Is Kombucha really good for the skin?

Kombucha is a fermented fizzy tea drink with huge benefits for your gut, but can it really do the trick in skincare? If we take a closer look at the fermentation process of Kombucha we will end up with the heart and brain of everything - The SCOBY = symbiotic colony of bacteria and yeast. The SCOBY is a thick film that layers on top of the kombucha. The film is a mixture of yeast and bacteria that enable probiotics, vitamin C & B and antioxidants into the end product, that will take care of your good bacteria in our stomach but also skin! 

When talking about skincare the usual source of kombucha is lactobacillus which is known for calming down skin irritation. You can think of probiotics as a superfood that the good bacteria on your skin enjoys and fuel up with. When the good bacteria is vibrant, it is capable of fighting bad bacteria that causes acne, skin irritation, inflammation and skin conditions. Together kombucha and probiotics strengthen and fix the skin barrier protecting the skin from external stressors. 

Lactobacillus Ferment Lysate (inci): Probiotic benefit for the skin! This skin conditioning ingredient has a positive effect on the immune system. Probiotics improves the health and appearance of the skin and helps rebuild damage in a blink of an eye. The chat about probiotics, double calming and anti-inflammatory action is worth trusting! Probiotics calms down your stomach as well your skin - listen to your gut!

Balanced bacteria, healthy skin

To understand good and bad bacteria better, it’s important to know that our skin consists of a microbiome with over 1000 species of bacteria living on it. A similar microbiome system  is also located in our gut, keeping our digestion working and healthy (btw - due to several researches there is a massive connection between our gut health and skin - but let’s discuss the more specific another time). This microbiome is equivalent to the flora and fauna in the forest or the ecosystem in coral reefs. Every species is important  to keep the balance and the system up and running. If any breed would become extinct it would mess up the whole ecosystem and a bunch of negative things would happen.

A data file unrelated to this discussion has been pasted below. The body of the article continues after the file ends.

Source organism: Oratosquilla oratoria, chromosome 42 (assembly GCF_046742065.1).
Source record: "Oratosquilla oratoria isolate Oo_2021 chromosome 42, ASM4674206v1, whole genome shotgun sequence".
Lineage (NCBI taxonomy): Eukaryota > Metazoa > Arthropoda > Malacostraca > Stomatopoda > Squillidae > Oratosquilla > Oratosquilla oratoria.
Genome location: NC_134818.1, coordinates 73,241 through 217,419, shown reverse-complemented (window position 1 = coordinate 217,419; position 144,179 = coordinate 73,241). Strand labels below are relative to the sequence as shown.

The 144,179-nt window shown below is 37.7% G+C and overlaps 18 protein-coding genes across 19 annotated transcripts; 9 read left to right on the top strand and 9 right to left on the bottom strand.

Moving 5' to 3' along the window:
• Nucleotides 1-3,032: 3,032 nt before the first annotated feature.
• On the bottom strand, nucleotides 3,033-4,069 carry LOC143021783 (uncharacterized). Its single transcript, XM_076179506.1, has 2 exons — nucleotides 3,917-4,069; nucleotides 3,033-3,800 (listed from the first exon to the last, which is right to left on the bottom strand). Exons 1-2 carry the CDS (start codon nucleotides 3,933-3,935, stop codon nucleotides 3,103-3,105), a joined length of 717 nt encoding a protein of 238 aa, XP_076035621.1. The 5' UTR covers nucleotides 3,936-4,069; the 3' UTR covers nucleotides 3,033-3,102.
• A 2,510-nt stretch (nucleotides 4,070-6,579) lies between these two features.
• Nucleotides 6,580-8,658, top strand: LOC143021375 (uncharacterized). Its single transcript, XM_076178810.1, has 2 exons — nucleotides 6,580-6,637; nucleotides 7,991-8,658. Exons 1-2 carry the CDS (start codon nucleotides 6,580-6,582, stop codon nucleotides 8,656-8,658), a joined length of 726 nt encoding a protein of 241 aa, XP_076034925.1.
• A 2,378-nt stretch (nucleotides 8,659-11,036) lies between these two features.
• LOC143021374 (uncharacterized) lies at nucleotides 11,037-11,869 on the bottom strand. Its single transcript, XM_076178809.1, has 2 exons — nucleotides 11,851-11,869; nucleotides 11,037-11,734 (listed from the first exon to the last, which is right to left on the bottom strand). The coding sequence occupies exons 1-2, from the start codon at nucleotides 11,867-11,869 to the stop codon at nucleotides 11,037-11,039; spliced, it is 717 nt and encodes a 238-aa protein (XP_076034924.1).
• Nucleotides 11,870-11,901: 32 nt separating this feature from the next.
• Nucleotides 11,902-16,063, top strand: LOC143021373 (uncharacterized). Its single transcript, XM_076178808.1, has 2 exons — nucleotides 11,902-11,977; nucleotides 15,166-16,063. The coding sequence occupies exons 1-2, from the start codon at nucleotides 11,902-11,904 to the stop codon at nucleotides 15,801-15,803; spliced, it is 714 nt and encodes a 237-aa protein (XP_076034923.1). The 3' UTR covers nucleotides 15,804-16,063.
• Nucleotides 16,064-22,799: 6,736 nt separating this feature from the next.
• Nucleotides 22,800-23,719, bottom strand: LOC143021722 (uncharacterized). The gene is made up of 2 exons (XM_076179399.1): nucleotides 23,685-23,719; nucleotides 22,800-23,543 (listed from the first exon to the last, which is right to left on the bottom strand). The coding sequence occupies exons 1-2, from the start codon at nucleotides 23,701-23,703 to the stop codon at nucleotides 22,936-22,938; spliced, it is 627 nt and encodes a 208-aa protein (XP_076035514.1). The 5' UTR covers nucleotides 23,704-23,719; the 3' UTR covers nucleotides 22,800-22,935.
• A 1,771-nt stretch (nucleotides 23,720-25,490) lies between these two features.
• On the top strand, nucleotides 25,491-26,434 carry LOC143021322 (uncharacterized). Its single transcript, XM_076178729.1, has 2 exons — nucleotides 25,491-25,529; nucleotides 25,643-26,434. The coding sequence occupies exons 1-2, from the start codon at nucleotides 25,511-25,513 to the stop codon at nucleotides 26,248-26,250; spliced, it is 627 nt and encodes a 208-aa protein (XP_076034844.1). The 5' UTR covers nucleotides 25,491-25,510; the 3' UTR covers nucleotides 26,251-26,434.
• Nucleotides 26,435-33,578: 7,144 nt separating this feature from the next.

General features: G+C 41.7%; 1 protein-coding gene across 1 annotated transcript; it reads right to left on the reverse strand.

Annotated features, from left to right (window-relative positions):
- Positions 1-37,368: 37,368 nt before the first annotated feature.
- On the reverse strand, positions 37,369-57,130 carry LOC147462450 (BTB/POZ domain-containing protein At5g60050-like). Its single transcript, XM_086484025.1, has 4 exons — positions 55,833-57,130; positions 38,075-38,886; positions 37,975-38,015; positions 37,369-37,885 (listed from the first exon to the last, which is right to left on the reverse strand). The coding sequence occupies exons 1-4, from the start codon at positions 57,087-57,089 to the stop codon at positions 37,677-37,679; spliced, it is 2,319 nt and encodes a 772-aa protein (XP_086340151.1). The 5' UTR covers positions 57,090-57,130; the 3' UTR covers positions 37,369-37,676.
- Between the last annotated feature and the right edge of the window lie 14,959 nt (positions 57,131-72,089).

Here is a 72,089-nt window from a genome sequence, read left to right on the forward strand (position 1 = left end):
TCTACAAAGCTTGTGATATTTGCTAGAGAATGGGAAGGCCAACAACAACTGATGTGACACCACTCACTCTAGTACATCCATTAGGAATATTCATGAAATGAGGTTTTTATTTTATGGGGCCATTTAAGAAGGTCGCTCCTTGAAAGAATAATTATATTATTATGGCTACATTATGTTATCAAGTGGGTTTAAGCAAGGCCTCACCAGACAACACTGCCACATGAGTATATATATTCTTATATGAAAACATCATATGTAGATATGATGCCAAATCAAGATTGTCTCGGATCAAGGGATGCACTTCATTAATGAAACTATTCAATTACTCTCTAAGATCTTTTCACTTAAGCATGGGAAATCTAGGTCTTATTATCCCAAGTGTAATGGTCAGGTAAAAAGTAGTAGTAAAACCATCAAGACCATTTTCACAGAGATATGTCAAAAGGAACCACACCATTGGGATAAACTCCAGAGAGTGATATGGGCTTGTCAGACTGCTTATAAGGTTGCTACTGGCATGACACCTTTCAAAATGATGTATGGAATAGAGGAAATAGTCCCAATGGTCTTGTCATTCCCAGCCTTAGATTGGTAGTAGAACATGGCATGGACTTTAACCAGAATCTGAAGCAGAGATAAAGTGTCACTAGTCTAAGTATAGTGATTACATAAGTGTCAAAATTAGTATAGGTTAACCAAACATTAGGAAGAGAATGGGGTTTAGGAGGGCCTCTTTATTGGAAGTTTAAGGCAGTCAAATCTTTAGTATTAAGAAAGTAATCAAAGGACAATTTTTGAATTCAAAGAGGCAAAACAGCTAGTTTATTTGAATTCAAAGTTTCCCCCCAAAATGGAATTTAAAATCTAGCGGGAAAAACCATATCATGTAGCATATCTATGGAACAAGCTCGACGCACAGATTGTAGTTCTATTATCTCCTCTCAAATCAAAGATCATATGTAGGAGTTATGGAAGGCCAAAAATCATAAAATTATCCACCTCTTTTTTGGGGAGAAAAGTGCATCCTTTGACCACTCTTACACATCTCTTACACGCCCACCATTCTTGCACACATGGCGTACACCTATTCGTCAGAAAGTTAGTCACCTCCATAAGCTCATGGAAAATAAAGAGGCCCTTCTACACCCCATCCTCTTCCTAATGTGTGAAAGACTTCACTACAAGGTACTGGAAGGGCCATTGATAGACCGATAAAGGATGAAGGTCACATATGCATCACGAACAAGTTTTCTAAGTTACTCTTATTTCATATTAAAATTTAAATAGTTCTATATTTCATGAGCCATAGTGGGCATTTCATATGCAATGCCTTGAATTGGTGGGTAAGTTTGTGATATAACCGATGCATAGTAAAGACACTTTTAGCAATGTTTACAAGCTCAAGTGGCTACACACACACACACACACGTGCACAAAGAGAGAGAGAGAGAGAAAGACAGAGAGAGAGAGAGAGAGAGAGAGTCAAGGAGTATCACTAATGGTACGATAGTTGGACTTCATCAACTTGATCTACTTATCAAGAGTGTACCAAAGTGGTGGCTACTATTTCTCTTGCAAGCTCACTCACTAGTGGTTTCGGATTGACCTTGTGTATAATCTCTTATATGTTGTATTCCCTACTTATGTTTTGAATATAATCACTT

Feeding your skin microbiome with probiotics will prevent infections, but also maintain an optimal pH acid balance and moisturize the skin. That’s why people with inflammatory skin conditions get help from products containing kombucha and probiotics. Kombucha and probiotics attack skin problems such as eczema, acne and rosacea but of course people with small skin concerns will benefit from these magical ingredients. 

Kombucha - The multitalent

Kombucha is a real quarterback when it comes to increasing skin health and radiance. Because it’s filled with antioxidants it fights efficient free radicals that cause premature aging and even kombucha itself has an antiglycation activity that keeps skin youthful and radiant. Kombucha includes lactic acid bacteria, which might be more familiar as a soothing gastric medicine when traveling to exotic countries. In skincare lactic acid gives the skin a light exfoliation, reduces fine lines, dark spots and even and out the complexion of the skin in general. There are several ways to mark kombucha in the ingredients list, from of which Black Tea Ferment is one of the most popular ones: Kombucha! In cosmetics the kombucha will spark up your day. Thanks to its acidity it can have a similar effect as a mild chemical exfoliant. Benefits are softening the skin and reducing the appearance of scars. Kombucha is loaded with beneficial good bacteria that helps fight bad bacteria causing skin conditions like acne and psoriasis.

Vitamin B - Healthy glow

Lactic acid bacteria - Ligth exfoliation, reduce fine lines, dark spots and even and out the complexion of the skin

Antioxidants - reduce the signs of premature aging

Antiseptic qualities & natural acids - balance the skin’s pH levels for a clearer complexion

Light-sensitive - suitable for both morning or nighttime skin care routine

Exposure time - It takes about a month before visible signs of Kombucha